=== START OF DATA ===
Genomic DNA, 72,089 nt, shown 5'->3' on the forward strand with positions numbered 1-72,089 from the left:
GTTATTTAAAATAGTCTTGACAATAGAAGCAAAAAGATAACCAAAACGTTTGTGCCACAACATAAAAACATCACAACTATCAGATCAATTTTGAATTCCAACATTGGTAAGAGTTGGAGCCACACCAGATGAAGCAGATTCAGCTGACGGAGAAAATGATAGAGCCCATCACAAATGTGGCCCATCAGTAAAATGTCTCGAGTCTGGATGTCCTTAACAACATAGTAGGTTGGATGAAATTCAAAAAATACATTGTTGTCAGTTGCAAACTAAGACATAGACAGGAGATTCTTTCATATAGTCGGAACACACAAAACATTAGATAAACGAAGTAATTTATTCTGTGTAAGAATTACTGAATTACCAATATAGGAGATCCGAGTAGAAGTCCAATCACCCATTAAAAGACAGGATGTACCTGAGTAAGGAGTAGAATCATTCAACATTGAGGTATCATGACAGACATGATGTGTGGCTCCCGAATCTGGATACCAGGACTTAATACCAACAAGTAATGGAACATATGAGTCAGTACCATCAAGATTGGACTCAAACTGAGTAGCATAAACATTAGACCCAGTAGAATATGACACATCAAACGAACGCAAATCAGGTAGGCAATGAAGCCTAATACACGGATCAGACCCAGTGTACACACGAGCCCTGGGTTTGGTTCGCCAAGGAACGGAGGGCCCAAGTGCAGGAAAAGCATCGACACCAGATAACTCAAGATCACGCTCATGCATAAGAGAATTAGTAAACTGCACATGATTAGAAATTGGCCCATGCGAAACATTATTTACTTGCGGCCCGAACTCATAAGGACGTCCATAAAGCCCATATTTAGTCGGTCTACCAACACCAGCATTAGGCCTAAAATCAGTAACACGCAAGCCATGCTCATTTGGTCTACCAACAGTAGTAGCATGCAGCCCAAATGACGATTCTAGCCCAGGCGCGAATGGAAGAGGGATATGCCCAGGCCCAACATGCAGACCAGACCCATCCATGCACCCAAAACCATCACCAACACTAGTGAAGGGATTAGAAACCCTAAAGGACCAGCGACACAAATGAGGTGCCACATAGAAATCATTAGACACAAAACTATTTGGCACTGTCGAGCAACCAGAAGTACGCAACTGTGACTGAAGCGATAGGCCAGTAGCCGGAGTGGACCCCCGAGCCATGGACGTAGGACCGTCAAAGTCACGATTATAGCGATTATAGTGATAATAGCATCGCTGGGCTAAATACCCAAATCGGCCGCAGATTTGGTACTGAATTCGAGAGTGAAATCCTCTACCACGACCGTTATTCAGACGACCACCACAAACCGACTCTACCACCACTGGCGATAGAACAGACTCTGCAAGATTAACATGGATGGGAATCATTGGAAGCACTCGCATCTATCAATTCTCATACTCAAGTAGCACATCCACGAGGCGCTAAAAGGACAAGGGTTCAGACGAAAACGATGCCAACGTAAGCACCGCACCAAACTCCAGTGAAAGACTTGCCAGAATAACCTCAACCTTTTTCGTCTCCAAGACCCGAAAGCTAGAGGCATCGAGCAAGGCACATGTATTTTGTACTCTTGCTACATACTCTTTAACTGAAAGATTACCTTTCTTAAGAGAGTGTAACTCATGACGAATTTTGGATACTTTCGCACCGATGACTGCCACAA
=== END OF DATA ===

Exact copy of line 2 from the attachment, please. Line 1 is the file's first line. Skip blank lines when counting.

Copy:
GTTATTTAAAATAGTCTTGACAATAGAAGCAAAAAGATAACCAAAACGTTTGTGCCACAACATAAAAACATCACAACTATCAGATCAATTTTGAATTCCAACATTGGTAAGAGTTGGAGCCACACCAGATGAAGCAGATTCAGCTGACGGAGAAAATGATAGAGCCCATCACAAATGTGGCCCATCAGTAAAATGTCTCGAGTCTGGATGTCCTTAACAACATAGTAGGTTGGATGAAATTCAAAAAATACATTGTTGTCAGTTGCAAACTAAGACATAGACAGGAGATTCTTTCATATAGTCGGAACACACAAAACATTAGATAAACGAAGTAATTTATTCTGTGTAAGAATTACTGAATTACCAATATAGGAGATCCGAGTAGAAGTCCAATCACCCATTAAAAGACAGGATGTACCTGAGTAAGGAGTAGAATCATTCAACATTGAGGTATCATGACAGACATGATGTGTGGCTCCCGAATCTGGATACCAGGACTTAATACCAACAAGTAATGGAACATATGAGTCAGTACCATCAAGATTGGACTCAAACTGAGTAGCATAAACATTAGACCCAGTAGAATATGACACATCAAACGAACGCAAATCAGGTAGGCAATGAAGCCTAATACACGGATCAGACCCAGTGTACACACGAGCCCTGGGTTTGGTTCGCCAAGGAACGGAGGGCCCAAGTGCAGGAAAAGCATCGACACCAGATAACTCAAGATCACGCTCATGCATAAGAGAATTAGTAAACTGCACATGATTAGAAATTGGCCCATGCGAAACATTATTTACTTGCGGCCCGAACTCATAAGGACGTCCATAAAGCCCATATTTAGTCGGTCTACCAACACCAGCATTAGGCCTAAAATCAGTAACACGCAAGCCATGCTCATTTGGTCTACCAACAGTAGTAGCATGCAGCCCAAATGACGATTCTAGCCCAGGCGCGAATGGAAGAGGGATATGCCCAGGCCCAACATGCAGACCAGACCCATCCATGCACCCAAAACCATCACCAACACTAGTGAAGGGATTAGAAACCCTAAAGGACCAGCGACACAAATGAGGTGCCACATAGAAATCATTAGACACAAAACTATTTGGCACTGTCGAGCAACCAGAAGTACGCAACTGTGACTGAAGCGATAGGCCAGTAGCCGGAGTGGACCCCCGAGCCATGGACGTAGGACCGTCAAAGTCACGATTATAGCGATTATAGTGATAATAGCATCGCTGGGCTAAATACCCAAATCGGCCGCAGATTTGGTACTGAATTCGAGAGTGAAATCCTCTACCACGACCGTTATTCAGACGACCACCACAAACCGACTCTACCACCACTGGCGATAGAACAGACTCTGCAAGATTAACATGGATGGGAATCATTGGAAGCACTCGCATCTATCAATTCTCATACTCAAGTAGCACATCCACGAGGCGCTAAAAGGACAAGGGTTCAGACGAAAACGATGCCAACGTAAGCACCGCACCAAACTCCAGTGAAAGACTTGCCAGAATAACCTCAACCTTTTTCGTCTCCAAGACCCGAAAGCTAGAGGCATCGAGCAAGGCACATGTATTTTGTACTCTTGCTACATACTCTTTAACTGAAAGATTACCTTTCTTAAGAGAGTGTAACTCATGACGAATTTTGGATACTTTCGCACCGATGACTGCCACAA